Farmington High Composites 01

Chet Germer, Josh Hillam, Carson Sargent, Joseph Needham and Tyler Wall, all juniors, create a skim board (similar to a wake board) using the "wet lay-up" process in their composites course at Farmington High on Thursday, May 9, 2019. Visitors from Microsoft observed their course to learn more about how Davis School District uses technology in the classroom.

The Davis School District will start the school year on an alternate-day, hybrid-learning (in-person/remote) schedule that will last until at least winter break, according to a letter sent to parents and staff members Tuesday, as the state grapples with the COVID-19 pandemic.

Students whose last name starts with A-K will go to school in-person on Mondays and Wednesdays with remote learning on Tuesdays and Thursdays.

Students whose last name starts with L-Z will have remote/at-home learning on Mondays and Wednesdays with in-person school on Tuesdays and Thursdays.

All students will have remote/at-home school on Fridays, with teachers at the school site.

The new plan means that, instead of teachers having just two days to change their class curriculum to an all-online model, like in March when schools first went into soft closure, teachers will get about a month — school starts Aug. 25 in the district — to put most of their class curriculum online.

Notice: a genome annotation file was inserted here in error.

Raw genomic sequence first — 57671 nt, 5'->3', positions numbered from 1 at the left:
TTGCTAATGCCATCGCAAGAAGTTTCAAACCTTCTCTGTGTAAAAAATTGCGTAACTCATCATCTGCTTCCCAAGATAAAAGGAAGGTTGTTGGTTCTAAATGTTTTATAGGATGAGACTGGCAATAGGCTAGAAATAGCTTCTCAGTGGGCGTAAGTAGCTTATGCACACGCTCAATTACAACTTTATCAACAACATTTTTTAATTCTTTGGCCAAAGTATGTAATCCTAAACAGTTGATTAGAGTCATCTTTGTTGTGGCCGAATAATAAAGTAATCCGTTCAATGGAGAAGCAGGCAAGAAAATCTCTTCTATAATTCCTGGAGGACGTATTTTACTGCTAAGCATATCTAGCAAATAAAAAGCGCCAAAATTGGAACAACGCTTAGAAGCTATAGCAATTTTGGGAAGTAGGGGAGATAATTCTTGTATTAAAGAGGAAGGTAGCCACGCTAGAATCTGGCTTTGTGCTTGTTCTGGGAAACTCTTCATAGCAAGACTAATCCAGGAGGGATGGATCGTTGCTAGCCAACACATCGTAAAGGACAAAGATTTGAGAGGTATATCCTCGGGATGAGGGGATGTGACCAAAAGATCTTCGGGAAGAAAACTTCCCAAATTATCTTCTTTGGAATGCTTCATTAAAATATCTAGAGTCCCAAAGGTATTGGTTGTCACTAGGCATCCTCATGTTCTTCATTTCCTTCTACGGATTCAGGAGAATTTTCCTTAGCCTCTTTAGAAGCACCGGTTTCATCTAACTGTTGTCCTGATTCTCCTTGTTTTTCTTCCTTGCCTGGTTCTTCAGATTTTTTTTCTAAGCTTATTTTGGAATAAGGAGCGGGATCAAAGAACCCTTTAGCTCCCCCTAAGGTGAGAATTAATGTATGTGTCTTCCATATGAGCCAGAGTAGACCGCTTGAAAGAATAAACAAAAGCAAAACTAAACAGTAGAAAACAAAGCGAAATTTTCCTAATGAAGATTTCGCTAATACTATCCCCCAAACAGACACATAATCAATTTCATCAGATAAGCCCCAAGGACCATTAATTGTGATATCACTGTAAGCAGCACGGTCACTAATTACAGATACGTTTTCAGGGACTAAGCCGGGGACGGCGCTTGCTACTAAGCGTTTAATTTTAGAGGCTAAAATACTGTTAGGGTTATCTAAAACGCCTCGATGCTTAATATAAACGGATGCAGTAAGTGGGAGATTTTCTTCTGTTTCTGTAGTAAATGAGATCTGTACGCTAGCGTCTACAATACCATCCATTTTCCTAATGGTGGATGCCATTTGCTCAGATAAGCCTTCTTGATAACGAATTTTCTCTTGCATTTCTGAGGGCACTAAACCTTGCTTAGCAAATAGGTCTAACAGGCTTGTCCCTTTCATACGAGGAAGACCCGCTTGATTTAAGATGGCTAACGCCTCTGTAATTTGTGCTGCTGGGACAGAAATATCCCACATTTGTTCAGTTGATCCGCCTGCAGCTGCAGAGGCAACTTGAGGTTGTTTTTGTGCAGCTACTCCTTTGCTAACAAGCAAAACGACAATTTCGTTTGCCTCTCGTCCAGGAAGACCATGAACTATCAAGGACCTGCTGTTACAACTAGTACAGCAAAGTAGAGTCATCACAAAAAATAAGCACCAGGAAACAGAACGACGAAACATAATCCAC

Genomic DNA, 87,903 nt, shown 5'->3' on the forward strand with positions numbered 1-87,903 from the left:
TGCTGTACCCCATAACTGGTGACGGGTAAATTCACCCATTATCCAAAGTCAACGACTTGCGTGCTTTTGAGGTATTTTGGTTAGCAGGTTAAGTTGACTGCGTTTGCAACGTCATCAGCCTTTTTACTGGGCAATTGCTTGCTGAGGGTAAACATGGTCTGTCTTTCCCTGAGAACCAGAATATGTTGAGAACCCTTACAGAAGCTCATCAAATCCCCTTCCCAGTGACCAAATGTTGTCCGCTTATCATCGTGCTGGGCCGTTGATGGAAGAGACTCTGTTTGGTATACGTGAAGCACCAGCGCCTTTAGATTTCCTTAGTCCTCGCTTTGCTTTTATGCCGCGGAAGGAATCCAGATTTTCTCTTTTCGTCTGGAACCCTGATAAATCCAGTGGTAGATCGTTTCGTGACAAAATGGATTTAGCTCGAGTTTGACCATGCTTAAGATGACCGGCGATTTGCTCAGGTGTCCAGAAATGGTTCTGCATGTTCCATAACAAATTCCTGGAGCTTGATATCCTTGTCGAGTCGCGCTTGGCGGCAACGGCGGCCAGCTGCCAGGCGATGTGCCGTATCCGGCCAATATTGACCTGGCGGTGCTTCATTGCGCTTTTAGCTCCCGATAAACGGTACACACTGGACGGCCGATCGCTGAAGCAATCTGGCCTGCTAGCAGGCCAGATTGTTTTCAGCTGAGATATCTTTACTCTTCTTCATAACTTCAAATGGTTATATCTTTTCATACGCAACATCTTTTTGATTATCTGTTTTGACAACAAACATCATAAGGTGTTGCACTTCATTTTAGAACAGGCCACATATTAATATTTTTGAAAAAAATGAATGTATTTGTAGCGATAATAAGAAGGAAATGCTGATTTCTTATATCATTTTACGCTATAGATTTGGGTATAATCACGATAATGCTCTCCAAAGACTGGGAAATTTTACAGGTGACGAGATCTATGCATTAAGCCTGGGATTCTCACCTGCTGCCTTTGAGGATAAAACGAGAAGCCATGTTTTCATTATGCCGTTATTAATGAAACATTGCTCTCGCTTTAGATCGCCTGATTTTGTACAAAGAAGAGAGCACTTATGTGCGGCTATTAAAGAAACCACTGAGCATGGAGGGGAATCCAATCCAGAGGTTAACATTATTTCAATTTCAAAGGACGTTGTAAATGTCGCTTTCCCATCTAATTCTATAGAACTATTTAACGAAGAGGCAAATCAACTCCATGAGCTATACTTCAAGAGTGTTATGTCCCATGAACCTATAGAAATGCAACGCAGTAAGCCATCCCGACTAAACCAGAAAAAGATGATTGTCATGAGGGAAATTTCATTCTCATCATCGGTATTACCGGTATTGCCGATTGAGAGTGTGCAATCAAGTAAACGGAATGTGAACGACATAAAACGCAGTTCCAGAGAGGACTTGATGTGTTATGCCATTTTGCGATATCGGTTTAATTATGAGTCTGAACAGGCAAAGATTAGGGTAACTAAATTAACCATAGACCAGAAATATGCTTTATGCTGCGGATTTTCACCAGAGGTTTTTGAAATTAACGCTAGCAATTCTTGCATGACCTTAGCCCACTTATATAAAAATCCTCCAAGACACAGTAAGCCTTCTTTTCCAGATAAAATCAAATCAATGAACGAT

The move also figures to place increased pressure on employers to allow their employees to continue working remotely as well as child care providers to watch after children of parents who can’t work remotely.

The district’s reopening plan, approved by the school board earlier in July, has three reopening models: traditional, alternate-day and soft closure.

According to the letter, the district initially planned on a traditional school opening, but “due to the prevalence of COVID-19 cases in our community and in order to further limit the spread of the virus, we need to increase our capacity to provide physical distancing in our schools.”

COVID-19 cases in Davis County have fluctuated since the state eased reopening guidelines in May.

The decision was made, per the letter, to halve the amount of students in the school building and on buses — making physical distancing possible in otherwise crowded schools — allowing teachers and staff to monitor the strict hygiene protocols, make contact tracing easier for the Davis County Health Department and to keep students’ personal relationship with teachers and staff intact, which the district says is an integral part of learning.

The letter also clarified what each school day will look like as well as what will happen with students in the same household with different last names.

“In high school and junior high schools on a block (A/B) schedule, A-day classes will be repeated Monday and Tuesday for the two groups of students. B-day classes will be repeated on Wednesday and Thursday for the two groups of students on subsequent days. Fridays will be combined A/B days,” the letter read.